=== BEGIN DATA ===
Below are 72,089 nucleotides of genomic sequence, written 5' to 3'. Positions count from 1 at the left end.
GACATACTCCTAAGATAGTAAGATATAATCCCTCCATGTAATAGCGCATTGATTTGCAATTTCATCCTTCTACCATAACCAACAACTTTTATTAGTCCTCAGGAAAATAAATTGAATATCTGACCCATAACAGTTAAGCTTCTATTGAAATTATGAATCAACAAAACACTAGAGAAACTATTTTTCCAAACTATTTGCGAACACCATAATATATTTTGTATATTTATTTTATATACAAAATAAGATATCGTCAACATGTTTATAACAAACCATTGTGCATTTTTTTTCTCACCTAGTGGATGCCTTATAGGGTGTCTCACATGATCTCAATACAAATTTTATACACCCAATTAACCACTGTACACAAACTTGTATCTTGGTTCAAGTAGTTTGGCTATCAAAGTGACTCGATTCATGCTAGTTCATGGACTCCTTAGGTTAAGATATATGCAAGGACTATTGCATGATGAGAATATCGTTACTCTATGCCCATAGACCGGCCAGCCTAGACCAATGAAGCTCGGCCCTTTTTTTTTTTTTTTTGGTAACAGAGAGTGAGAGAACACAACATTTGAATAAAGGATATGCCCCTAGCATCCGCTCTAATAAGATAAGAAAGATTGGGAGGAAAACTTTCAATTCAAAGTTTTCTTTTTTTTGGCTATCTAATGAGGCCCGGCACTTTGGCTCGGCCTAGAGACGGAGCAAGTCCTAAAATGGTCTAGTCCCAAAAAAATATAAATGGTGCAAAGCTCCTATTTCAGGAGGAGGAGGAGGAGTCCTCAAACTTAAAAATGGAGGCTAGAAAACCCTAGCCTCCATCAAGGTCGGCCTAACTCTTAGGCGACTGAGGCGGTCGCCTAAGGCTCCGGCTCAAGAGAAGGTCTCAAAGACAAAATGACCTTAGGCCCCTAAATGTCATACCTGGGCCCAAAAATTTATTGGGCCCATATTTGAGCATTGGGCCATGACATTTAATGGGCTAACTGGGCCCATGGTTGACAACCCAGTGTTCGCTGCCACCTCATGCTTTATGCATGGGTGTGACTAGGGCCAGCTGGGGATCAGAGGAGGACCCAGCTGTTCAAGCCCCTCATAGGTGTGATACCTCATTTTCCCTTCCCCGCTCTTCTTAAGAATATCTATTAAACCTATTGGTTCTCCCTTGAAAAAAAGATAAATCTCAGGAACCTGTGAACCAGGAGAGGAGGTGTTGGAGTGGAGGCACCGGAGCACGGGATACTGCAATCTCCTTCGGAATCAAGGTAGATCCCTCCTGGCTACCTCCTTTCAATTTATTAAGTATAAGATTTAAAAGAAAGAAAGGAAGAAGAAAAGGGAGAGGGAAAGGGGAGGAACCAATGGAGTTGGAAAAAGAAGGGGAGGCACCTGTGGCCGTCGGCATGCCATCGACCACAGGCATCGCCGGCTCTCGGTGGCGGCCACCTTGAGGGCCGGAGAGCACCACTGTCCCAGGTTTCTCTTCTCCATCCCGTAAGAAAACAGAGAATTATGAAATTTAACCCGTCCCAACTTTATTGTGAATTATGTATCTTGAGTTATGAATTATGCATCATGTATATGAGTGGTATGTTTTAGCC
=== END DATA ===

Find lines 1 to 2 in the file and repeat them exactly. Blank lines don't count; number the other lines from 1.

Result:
Below are 72,089 nucleotides of genomic sequence, written 5' to 3'. Positions count from 1 at the left end.
GACATACTCCTAAGATAGTAAGATATAATCCCTCCATGTAATAGCGCATTGATTTGCAATTTCATCCTTCTACCATAACCAACAACTTTTATTAGTCCTCAGGAAAATAAATTGAATATCTGACCCATAACAGTTAAGCTTCTATTGAAATTATGAATCAACAAAACACTAGAGAAACTATTTTTCCAAACTATTTGCGAACACCATAATATATTTTGTATATTTATTTTATATACAAAATAAGATATCGTCAACATGTTTATAACAAACCATTGTGCATTTTTTTTCTCACCTAGTGGATGCCTTATAGGGTGTCTCACATGATCTCAATACAAATTTTATACACCCAATTAACCACTGTACACAAACTTGTATCTTGGTTCAAGTAGTTTGGCTATCAAAGTGACTCGATTCATGCTAGTTCATGGACTCCTTAGGTTAAGATATATGCAAGGACTATTGCATGATGAGAATATCGTTACTCTATGCCCATAGACCGGCCAGCCTAGACCAATGAAGCTCGGCCCTTTTTTTTTTTTTTTTGGTAACAGAGAGTGAGAGAACACAACATTTGAATAAAGGATATGCCCCTAGCATCCGCTCTAATAAGATAAGAAAGATTGGGAGGAAAACTTTCAATTCAAAGTTTTCTTTTTTTTGGCTATCTAATGAGGCCCGGCACTTTGGCTCGGCCTAGAGACGGAGCAAGTCCTAAAATGGTCTAGTCCCAAAAAAATATAAATGGTGCAAAGCTCCTATTTCAGGAGGAGGAGGAGGAGTCCTCAAACTTAAAAATGGAGGCTAGAAAACCCTAGCCTCCATCAAGGTCGGCCTAACTCTTAGGCGACTGAGGCGGTCGCCTAAGGCTCCGGCTCAAGAGAAGGTCTCAAAGACAAAATGACCTTAGGCCCCTAAATGTCATACCTGGGCCCAAAAATTTATTGGGCCCATATTTGAGCATTGGGCCATGACATTTAATGGGCTAACTGGGCCCATGGTTGACAACCCAGTGTTCGCTGCCACCTCATGCTTTATGCATGGGTGTGACTAGGGCCAGCTGGGGATCAGAGGAGGACCCAGCTGTTCAAGCCCCTCATAGGTGTGATACCTCATTTTCCCTTCCCCGCTCTTCTTAAGAATATCTATTAAACCTATTGGTTCTCCCTTGAAAAAAAGATAAATCTCAGGAACCTGTGAACCAGGAGAGGAGGTGTTGGAGTGGAGGCACCGGAGCACGGGATACTGCAATCTCCTTCGGAATCAAGGTAGATCCCTCCTGGCTACCTCCTTTCAATTTATTAAGTATAAGATTTAAAAGAAAGAAAGGAAGAAGAAAAGGGAGAGGGAAAGGGGAGGAACCAATGGAGTTGGAAAAAGAAGGGGAGGCACCTGTGGCCGTCGGCATGCCATCGACCACAGGCATCGCCGGCTCTCGGTGGCGGCCACCTTGAGGGCCGGAGAGCACCACTGTCCCAGGTTTCTCTTCTCCATCCCGTAAGAAAACAGAGAATTATGAAATTTAACCCGTCCCAACTTTATTGTGAATTATGTATCTTGAGTTATGAATTATGCATCATGTATATGAGTGGTATGTTTTAGCC